The Italian was raised in a household full of medicines and apothecaries, which prompted her to invent the poisonous water known as tofana, which even Mozart suspected he had consumed.
Giulia Tofana | Photo: Medium
Having grown up in an apothecary-filled neighborhood, Giulia Tofana had no idea her legacy would endure till the present day. She was born in 1620 and had to see his mother die when he was just 13. The viceroy of Naples, Fernando Afán Enriquez, found her guilty of the murder of her husband and sentenced her to death.
It changed her for good. Her mother was convicted after the evidence led to her being found. In this way, the young Giulia would look for a new way to kill and get away with it. From a very young age, she knew how hard it was for women to live in a world where men were in charge and sometimes mistreated and ignored their wives.
Becoming A Legend
Arrest and conviction
Authorities were able to track down the murder weapon after a remorseful client betrayed Giulia. The guilt-ridden client was rueful of murdering her husband. Then, Giulia took sanctuary in a church.
The woman was well-liked in Rome, therefore she was able to escape going to trial. When word got out that she’d tainted Rome’s ancient water supply, the police forced their way inside the church and arrested Giulia.
Because of the horrific torture she endured, she eventually confessed to the murder of more than 600 men between 1633 and 1651. Since she had only focused on the selling of tofana water, she had no way of knowing the numbers.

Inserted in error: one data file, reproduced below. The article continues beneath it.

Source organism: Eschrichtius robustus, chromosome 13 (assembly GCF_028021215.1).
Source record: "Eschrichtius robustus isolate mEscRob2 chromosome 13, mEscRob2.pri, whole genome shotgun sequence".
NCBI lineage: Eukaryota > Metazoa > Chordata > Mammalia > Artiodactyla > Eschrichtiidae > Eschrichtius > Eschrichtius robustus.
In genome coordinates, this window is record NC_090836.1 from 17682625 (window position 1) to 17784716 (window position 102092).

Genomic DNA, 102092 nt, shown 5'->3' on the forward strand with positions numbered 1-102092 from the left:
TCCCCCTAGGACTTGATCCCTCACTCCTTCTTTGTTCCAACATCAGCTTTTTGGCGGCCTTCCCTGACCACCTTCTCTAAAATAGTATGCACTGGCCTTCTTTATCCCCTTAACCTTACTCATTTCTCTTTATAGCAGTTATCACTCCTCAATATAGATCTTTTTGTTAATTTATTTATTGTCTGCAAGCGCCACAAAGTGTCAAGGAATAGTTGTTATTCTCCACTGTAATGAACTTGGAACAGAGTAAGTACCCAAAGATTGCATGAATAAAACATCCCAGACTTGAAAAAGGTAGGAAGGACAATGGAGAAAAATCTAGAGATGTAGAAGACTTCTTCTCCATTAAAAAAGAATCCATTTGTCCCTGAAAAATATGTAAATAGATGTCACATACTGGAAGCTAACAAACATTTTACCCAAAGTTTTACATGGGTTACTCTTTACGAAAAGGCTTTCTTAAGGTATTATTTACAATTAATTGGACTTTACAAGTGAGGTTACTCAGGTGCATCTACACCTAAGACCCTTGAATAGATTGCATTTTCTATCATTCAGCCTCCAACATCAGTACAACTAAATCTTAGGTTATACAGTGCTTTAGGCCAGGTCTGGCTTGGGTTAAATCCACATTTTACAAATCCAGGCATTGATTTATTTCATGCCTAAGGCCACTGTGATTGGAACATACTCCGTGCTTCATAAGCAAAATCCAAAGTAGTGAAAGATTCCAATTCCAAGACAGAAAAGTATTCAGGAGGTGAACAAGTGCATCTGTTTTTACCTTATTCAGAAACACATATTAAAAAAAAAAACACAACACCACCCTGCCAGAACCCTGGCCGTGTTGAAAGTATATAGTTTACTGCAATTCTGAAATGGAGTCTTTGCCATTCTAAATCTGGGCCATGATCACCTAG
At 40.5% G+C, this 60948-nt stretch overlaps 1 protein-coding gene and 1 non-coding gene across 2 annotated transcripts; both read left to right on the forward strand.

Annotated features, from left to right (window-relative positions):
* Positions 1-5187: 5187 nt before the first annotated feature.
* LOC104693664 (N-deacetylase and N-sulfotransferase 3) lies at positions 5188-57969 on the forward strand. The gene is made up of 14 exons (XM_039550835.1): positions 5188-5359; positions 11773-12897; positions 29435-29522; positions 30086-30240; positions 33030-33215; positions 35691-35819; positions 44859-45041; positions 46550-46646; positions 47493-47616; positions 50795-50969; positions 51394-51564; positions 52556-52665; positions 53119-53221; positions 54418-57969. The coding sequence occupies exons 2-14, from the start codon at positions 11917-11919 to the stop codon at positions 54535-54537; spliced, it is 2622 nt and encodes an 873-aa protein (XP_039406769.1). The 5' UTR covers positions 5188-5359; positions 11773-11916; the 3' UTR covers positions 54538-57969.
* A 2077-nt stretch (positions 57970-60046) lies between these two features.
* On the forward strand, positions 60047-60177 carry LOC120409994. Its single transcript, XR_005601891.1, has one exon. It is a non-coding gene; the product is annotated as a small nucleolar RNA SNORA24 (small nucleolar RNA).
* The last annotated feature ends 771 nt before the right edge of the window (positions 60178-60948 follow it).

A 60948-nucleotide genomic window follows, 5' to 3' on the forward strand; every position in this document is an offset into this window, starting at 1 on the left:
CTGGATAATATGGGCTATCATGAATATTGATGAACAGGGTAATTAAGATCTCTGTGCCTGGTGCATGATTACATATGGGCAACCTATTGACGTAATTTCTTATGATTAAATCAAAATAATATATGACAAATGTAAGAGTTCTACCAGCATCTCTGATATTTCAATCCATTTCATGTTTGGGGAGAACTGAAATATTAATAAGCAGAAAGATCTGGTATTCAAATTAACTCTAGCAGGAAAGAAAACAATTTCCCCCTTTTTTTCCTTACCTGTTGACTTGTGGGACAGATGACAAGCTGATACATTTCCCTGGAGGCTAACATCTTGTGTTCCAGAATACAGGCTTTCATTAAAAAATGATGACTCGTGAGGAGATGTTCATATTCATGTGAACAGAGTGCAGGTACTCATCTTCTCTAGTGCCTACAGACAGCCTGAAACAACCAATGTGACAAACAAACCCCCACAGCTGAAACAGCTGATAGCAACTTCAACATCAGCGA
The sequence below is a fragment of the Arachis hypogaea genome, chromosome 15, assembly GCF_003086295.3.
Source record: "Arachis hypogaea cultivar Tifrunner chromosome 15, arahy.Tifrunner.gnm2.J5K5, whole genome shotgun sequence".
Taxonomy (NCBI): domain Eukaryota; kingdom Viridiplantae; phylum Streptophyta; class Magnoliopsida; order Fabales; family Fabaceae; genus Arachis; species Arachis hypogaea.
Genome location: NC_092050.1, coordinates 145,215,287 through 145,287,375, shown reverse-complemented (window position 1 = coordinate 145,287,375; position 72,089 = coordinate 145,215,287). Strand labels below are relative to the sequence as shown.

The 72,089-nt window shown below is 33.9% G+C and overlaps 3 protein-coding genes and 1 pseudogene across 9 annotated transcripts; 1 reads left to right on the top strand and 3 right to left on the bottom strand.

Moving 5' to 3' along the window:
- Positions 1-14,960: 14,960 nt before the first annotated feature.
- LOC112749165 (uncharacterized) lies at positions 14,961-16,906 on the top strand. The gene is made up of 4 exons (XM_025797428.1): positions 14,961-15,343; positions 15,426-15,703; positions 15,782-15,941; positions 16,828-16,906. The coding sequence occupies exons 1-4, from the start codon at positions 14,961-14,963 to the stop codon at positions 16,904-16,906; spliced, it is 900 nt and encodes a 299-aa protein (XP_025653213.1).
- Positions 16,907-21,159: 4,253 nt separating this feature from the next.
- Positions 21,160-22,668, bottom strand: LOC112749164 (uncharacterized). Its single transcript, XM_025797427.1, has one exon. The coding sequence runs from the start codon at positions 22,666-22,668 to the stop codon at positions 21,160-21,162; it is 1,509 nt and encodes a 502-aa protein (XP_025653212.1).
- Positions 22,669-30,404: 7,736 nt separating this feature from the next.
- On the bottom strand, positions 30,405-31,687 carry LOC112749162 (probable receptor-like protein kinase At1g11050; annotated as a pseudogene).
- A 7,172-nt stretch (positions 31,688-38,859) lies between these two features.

Giulia, her daughter Girolama, and three of her accomplices were hanged in the Campo de’ Fiori in July 1659 to bring an end to the disastrous venture. Despite this, the drink was still being sold for years, scaring men who felt sick.
“Someone gave me tofana water and calculated the exact timing of my death.”
Giulia Tofana is not your average serial murderer. On one hand, they didn’t just make poison. It offered many items and services that others couldn’t. She didn’t even kill them but sold the poison so others could. After all, she catered to unhappy women wanting to flee violent relationships, and most of her customers were mistreated housewives from the working class and poor. Women had few alternatives in 17th century Italy. Other alternatives were sex labor, nunhood, and maidhood. Marriage was one among those alternatives, and it was frequently artificial and devoid of passion.